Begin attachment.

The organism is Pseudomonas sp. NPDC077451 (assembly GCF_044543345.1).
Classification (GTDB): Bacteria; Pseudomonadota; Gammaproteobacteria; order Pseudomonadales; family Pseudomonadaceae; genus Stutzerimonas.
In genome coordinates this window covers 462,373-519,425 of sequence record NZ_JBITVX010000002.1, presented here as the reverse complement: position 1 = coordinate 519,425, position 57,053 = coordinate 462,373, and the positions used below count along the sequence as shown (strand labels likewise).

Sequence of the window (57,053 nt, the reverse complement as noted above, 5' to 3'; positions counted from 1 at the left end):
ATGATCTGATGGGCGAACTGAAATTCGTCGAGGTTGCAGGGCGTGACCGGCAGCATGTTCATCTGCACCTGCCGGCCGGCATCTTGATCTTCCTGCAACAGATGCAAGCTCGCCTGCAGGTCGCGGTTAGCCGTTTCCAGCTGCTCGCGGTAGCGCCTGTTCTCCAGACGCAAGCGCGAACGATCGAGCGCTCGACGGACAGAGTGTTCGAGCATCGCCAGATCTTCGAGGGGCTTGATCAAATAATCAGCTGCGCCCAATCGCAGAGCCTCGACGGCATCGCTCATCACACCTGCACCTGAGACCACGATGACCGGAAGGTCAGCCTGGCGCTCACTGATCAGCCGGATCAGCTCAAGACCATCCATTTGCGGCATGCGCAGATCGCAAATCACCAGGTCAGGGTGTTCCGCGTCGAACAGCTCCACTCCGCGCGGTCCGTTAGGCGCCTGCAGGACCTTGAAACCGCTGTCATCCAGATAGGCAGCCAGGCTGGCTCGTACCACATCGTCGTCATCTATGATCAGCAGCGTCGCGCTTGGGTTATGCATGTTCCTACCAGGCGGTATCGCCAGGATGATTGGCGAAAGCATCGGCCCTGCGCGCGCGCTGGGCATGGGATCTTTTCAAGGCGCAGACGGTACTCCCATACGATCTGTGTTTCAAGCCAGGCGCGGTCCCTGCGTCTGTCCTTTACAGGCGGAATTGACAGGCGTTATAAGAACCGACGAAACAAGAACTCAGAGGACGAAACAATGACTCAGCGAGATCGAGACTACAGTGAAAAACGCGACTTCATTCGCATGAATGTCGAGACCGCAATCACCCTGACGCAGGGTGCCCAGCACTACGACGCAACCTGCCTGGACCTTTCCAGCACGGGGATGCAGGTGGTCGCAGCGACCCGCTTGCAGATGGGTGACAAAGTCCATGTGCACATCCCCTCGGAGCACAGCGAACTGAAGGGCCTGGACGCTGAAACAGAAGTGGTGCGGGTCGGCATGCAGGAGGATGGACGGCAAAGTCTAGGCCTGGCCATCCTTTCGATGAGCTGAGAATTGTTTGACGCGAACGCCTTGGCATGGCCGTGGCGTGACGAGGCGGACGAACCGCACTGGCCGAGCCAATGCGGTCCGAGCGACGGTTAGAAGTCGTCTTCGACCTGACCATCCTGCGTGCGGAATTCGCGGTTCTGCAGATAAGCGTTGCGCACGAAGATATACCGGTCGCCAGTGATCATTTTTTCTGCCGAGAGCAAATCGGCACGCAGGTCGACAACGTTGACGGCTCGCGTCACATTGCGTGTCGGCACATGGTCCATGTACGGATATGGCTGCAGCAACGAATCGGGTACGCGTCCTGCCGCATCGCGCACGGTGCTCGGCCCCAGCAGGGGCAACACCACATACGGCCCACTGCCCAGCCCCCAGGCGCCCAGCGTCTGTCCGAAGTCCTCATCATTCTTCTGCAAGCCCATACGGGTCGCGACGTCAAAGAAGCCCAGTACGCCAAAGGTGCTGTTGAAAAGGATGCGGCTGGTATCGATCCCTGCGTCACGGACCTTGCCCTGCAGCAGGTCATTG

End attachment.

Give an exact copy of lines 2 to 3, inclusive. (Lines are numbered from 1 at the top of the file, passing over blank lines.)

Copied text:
Classification (GTDB): Bacteria; Pseudomonadota; Gammaproteobacteria; order Pseudomonadales; family Pseudomonadaceae; genus Stutzerimonas.
In genome coordinates this window covers 462,373-519,425 of sequence record NZ_JBITVX010000002.1, presented here as the reverse complement: position 1 = coordinate 519,425, position 57,053 = coordinate 462,373, and the positions used below count along the sequence as shown (strand labels likewise).